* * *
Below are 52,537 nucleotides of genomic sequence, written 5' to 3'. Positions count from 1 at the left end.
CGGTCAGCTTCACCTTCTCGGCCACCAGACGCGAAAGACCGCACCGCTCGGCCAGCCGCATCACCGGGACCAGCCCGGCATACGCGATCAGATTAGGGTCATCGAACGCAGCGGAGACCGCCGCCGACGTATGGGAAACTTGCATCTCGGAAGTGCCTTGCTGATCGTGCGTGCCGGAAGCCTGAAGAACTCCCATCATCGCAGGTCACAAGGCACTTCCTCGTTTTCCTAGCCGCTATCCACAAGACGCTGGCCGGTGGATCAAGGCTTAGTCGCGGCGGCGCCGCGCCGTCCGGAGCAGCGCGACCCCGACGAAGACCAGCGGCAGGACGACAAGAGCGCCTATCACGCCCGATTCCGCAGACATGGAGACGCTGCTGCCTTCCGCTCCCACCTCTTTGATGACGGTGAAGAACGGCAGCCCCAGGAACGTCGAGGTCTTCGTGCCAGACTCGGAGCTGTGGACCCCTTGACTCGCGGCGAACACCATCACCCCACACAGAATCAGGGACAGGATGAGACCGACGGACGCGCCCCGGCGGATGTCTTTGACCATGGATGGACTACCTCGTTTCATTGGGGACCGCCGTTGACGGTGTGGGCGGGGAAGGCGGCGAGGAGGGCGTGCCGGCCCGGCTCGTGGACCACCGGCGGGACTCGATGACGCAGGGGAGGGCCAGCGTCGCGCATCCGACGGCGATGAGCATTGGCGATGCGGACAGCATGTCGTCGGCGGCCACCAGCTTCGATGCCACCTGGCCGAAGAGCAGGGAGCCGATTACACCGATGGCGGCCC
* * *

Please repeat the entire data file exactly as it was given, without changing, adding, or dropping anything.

Below are 52,537 nucleotides of genomic sequence, written 5' to 3'. Positions count from 1 at the left end.
CGGTCAGCTTCACCTTCTCGGCCACCAGACGCGAAAGACCGCACCGCTCGGCCAGCCGCATCACCGGGACCAGCCCGGCATACGCGATCAGATTAGGGTCATCGAACGCAGCGGAGACCGCCGCCGACGTATGGGAAACTTGCATCTCGGAAGTGCCTTGCTGATCGTGCGTGCCGGAAGCCTGAAGAACTCCCATCATCGCAGGTCACAAGGCACTTCCTCGTTTTCCTAGCCGCTATCCACAAGACGCTGGCCGGTGGATCAAGGCTTAGTCGCGGCGGCGCCGCGCCGTCCGGAGCAGCGCGACCCCGACGAAGACCAGCGGCAGGACGACAAGAGCGCCTATCACGCCCGATTCCGCAGACATGGAGACGCTGCTGCCTTCCGCTCCCACCTCTTTGATGACGGTGAAGAACGGCAGCCCCAGGAACGTCGAGGTCTTCGTGCCAGACTCGGAGCTGTGGACCCCTTGACTCGCGGCGAACACCATCACCCCACACAGAATCAGGGACAGGATGAGACCGACGGACGCGCCCCGGCGGATGTCTTTGACCATGGATGGACTACCTCGTTTCATTGGGGACCGCCGTTGACGGTGTGGGCGGGGAAGGCGGCGAGGAGGGCGTGCCGGCCCGGCTCGTGGACCACCGGCGGGACTCGATGACGCAGGGGAGGGCCAGCGTCGCGCATCCGACGGCGATGAGCATTGGCGATGCGGACAGCATGTCGTCGGCGGCCACCAGCTTCGATGCCACCTGGCCGAAGAGCAGGGAGCCGATTACACCGATGGCGGCCC